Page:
With its introductory scenes coming across as a hybrid of Mike Leigh’s Abigail’s Party and BBC One’s Terry and June, Alan Ayckbourn’s 1970s-set Absurd Person Singular, playing until Saturday at Edinburgh’s King’s Theatre, takes a little while to settle into its groove.
Sidney (Matthew Cottle) and his wife Jane (Sara Crowe) are preparing for their annual Christmas party, inviting friends around to their house for a drinks and nibbles. As each couple arrives, new stories and tensions are introduced, a web of interaction being laid out for the audience to comprehend.
Jumping forward to the next Christmas after the first interval, then the Christmas after that after a second break, the audience is asked to take a leap of faith each time, listening closely to each character as their lives get more and more complex off-stage.
While the play is a slow-burner – the first act really is a scene setter, with little tension built up and some gentle humour in evidence – this turns out to work in its favour. Getting to know the three husbands and wives is part of the journey, with David Griffin offering up an intriguing history as father and spouse Ronald.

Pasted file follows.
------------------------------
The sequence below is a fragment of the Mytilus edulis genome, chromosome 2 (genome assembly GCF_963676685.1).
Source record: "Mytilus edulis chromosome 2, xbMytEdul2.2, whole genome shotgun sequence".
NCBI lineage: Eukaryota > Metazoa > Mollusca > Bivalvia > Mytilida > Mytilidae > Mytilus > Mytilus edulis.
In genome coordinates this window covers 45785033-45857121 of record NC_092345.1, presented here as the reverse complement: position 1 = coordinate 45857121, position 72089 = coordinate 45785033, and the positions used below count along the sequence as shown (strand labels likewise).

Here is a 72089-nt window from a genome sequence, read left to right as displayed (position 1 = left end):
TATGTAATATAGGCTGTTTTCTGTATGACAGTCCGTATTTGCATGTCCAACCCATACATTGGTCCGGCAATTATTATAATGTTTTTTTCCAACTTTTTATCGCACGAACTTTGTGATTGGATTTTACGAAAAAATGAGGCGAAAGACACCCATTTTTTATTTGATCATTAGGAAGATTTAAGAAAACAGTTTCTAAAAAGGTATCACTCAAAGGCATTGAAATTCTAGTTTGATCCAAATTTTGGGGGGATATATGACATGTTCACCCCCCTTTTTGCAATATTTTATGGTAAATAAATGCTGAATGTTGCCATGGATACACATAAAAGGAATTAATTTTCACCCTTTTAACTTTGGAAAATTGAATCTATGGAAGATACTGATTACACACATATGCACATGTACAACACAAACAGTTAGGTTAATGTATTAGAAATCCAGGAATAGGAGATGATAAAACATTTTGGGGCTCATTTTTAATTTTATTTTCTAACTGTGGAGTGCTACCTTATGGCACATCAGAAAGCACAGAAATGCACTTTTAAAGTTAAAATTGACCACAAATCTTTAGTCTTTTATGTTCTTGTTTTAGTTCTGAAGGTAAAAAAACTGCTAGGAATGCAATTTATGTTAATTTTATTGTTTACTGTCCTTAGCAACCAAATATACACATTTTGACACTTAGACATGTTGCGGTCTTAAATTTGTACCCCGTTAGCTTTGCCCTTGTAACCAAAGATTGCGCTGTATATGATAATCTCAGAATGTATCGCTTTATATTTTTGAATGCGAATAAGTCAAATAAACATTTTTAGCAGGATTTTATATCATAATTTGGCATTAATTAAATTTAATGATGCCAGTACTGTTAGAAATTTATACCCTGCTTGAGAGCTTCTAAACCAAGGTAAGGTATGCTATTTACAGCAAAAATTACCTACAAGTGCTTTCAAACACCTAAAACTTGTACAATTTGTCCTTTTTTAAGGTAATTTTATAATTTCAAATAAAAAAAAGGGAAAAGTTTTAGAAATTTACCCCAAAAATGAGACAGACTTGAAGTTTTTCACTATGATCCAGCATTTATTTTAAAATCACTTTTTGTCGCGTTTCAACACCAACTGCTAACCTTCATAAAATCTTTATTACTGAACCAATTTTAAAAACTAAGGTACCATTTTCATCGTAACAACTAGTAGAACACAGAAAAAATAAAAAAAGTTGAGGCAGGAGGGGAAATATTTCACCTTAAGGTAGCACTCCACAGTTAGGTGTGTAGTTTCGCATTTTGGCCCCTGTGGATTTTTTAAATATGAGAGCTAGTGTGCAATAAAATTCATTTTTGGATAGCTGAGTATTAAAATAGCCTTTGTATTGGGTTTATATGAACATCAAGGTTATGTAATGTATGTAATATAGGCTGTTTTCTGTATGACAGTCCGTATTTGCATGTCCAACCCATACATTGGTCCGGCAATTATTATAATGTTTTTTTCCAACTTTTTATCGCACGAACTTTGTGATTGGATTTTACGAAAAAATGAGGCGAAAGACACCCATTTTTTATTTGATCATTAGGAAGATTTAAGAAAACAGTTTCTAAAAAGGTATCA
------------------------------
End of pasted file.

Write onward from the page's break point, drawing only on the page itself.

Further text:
Of particular note here is Honeysuckle Weeks. As Eva, the unfortunate wife of Geoff (Marc Bannerman), her performance is always note perfect, act two’s trance-like scene stealing a genuine joy.
Never crude or nasty, Absurd Person Singular is a fine escape from the seriousness of the credit crunching world outside. With a bittersweet trail of unhappiness and what-might-have-beens running through the play, there’s just enough depth to raise it above comparisons with old TV sitcoms while never quite reaching the heights of Abigail.
Review by Jonathan Melville
Absurd Person Singular runs at Edinburgh’s King’s Theatre until Saturday 11 October